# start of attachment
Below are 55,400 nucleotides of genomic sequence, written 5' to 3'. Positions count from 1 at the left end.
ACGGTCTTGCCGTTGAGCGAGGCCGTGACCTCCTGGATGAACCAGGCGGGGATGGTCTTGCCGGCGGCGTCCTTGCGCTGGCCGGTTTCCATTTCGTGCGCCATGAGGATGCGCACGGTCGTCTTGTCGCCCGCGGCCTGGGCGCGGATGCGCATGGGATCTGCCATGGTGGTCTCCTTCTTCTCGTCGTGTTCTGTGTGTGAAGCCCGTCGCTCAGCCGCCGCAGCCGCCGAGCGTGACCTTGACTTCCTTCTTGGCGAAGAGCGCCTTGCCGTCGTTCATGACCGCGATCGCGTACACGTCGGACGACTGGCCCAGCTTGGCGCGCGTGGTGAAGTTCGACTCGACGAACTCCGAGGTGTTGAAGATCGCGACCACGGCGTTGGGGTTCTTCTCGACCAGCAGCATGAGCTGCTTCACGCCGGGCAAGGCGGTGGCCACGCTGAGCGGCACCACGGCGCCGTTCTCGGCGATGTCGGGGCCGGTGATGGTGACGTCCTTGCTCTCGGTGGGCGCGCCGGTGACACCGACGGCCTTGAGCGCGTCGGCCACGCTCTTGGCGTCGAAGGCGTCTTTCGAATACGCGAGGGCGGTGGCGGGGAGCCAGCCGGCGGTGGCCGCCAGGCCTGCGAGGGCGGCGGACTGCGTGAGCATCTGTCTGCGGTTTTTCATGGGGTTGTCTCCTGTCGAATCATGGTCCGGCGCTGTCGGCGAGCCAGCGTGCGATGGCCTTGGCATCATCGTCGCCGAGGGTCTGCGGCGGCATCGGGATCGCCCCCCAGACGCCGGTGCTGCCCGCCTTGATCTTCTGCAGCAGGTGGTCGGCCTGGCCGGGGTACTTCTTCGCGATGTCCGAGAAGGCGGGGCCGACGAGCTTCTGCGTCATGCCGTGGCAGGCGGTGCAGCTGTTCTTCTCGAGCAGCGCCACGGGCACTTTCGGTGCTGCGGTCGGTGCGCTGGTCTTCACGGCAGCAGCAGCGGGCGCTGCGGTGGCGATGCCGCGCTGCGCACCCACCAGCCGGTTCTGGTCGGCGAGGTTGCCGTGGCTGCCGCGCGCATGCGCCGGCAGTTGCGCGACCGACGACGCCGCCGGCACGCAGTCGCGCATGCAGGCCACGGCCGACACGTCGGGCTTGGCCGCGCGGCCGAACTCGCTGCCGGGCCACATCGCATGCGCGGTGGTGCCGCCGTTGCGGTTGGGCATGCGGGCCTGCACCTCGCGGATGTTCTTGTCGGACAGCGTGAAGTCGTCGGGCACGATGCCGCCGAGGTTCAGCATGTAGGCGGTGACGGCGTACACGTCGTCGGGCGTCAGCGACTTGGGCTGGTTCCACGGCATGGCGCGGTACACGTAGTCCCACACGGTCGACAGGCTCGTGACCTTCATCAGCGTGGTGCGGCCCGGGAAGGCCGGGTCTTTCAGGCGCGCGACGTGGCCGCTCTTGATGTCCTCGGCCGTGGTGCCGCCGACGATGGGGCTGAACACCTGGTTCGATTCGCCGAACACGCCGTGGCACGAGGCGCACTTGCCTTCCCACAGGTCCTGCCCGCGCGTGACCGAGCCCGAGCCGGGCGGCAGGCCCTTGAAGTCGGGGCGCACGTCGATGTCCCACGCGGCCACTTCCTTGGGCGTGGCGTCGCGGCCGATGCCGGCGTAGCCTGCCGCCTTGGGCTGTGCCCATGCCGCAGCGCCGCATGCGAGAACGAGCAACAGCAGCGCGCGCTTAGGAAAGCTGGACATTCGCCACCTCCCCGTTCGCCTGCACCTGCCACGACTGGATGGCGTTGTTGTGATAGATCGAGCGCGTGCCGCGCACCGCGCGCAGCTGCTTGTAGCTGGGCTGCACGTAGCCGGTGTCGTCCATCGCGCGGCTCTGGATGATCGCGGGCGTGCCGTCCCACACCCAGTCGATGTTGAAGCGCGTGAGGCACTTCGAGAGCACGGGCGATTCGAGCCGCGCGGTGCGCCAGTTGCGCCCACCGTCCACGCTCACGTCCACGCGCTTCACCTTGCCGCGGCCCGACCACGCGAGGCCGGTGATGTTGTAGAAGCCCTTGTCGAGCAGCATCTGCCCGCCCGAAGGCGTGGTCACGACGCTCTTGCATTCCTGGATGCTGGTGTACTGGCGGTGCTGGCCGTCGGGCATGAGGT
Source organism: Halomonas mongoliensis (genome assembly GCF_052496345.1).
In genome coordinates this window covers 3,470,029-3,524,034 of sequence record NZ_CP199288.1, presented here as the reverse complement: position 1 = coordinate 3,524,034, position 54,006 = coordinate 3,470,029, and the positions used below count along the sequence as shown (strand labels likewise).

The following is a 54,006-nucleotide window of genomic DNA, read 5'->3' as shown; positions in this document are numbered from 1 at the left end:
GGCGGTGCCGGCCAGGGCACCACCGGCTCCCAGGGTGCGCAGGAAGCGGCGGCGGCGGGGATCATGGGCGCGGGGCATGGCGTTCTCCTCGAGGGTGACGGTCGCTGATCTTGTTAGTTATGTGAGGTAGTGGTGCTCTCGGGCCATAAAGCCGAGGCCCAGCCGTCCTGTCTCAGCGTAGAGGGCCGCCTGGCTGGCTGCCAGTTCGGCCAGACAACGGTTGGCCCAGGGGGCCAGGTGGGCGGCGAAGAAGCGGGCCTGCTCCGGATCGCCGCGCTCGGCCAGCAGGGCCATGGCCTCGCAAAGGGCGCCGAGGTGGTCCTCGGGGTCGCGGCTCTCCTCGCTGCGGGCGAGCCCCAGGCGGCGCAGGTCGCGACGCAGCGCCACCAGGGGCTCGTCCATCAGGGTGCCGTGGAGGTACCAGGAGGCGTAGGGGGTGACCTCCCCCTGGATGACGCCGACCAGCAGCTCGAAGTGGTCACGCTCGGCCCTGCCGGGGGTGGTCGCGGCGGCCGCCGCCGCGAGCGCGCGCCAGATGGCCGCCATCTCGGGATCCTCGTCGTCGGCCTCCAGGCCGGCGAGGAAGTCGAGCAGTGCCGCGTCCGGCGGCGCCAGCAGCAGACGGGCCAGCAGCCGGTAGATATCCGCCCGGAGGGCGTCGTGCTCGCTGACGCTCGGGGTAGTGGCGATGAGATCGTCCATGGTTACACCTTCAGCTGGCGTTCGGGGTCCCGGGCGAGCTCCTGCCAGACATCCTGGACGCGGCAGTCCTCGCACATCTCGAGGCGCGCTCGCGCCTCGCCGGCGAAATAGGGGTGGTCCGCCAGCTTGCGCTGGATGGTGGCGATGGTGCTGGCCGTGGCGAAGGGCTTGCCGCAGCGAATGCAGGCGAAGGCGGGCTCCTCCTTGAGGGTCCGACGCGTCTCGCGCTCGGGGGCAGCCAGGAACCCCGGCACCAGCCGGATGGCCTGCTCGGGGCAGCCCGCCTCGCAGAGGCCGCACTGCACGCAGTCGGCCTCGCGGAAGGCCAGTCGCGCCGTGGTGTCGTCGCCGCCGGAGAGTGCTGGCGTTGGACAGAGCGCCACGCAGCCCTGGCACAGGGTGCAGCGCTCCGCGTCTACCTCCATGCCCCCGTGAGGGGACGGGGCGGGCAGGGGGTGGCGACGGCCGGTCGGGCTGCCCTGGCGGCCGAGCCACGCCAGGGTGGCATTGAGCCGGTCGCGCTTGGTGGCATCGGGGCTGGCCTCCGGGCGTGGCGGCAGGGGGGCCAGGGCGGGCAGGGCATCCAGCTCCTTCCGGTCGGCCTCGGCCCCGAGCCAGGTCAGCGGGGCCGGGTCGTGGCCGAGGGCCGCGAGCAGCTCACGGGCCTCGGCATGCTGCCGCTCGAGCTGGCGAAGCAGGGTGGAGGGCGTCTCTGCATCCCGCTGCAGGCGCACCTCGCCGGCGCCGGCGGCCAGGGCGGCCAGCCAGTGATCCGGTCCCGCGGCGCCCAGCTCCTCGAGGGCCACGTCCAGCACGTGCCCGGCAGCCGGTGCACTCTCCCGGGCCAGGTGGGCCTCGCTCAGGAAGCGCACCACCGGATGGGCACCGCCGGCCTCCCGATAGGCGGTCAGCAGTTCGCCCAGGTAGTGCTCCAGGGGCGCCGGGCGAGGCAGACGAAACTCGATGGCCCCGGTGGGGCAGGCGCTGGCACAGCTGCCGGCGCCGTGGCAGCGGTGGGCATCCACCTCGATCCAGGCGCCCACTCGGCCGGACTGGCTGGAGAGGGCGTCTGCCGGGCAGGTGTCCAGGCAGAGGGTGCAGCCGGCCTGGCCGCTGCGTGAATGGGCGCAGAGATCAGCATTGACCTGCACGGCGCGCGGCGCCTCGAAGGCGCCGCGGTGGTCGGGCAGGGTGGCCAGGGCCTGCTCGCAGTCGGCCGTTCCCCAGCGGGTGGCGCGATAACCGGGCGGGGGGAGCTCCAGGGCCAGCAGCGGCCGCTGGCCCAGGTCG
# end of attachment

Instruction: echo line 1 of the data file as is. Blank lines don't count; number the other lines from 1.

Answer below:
Below are 55,400 nucleotides of genomic sequence, written 5' to 3'. Positions count from 1 at the left end.